Transform your perception of quality from an expense into a profit center.
What is the cost of poor quality? Many manufacturing organizations evaluate the cost of quality by considering only the upfront price of a software solution, better measurement gauges, or enhanced inspection strategies. But poor quality is the source of significant unseen costs across the organization, from the plant floor to the facility level and extending across the enterprise. To make the case for adopting a quality manufacturing culture, consider the broader costs you’re incurring with an outmoded quality management practice.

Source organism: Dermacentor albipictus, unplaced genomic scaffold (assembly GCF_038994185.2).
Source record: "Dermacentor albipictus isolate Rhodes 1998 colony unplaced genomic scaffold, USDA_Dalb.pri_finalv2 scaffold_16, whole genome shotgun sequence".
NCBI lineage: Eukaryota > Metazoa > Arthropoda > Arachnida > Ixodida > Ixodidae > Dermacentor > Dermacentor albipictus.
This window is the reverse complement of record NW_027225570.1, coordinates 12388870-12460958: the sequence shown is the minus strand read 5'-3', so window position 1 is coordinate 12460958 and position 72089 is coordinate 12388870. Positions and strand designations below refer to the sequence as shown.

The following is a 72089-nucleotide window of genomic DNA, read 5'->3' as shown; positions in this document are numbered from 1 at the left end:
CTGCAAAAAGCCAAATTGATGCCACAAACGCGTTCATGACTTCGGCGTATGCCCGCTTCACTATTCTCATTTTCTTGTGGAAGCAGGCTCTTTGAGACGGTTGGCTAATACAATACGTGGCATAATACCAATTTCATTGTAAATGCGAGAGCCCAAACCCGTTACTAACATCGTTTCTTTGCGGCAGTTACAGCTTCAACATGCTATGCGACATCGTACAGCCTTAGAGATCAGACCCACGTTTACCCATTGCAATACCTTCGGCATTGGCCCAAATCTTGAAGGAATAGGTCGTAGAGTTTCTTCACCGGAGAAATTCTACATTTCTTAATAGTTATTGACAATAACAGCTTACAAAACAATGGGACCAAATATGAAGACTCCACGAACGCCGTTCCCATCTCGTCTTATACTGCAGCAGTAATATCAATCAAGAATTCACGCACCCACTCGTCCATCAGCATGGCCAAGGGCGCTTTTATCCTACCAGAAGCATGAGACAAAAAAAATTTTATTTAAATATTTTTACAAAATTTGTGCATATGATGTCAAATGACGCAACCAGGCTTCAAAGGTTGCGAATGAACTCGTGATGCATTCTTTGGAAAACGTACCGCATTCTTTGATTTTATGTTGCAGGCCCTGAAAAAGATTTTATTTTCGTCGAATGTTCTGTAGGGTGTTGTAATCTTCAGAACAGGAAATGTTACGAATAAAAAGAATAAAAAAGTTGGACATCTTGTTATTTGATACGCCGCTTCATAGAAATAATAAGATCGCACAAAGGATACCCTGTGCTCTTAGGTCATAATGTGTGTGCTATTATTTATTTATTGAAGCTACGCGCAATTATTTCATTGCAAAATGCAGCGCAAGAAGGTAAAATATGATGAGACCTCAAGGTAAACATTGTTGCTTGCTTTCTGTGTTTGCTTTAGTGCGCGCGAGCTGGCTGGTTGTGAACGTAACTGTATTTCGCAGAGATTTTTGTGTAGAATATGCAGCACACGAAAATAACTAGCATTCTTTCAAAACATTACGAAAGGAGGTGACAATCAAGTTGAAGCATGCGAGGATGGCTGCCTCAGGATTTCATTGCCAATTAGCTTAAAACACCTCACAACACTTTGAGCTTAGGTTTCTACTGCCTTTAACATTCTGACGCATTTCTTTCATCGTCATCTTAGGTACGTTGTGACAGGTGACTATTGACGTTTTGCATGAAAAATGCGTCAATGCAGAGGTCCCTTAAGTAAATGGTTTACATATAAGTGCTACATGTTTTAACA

For many organizations, the cost of poor quality starts with outdated data collection practices. Paper data collection is not cheap. If your plant floor operators and quality management teams are still using paper checklists to manually record data collections, ask about the costs of factors such as:
Quality professionals and plant managers in many organizations spend hours—even days—every week compiling collected data into spreadsheets, then manipulating that data across multiple sheets. Even with all that effort, they may never have a clear way to compare the information that’s coming in from different machines, shifts, or sites. Consider the cost and effort associated with trying to improve:
Leadership, Six Sigma, and executive teams need the ability to easily access aggregated data to perform fast, clear analyses of the root causes of production costs. When leadership teams have to sort information from multiple sources or request reports from IT, decision-making can slow to a glacial pace. Consider how costly and time-intensive it can be to: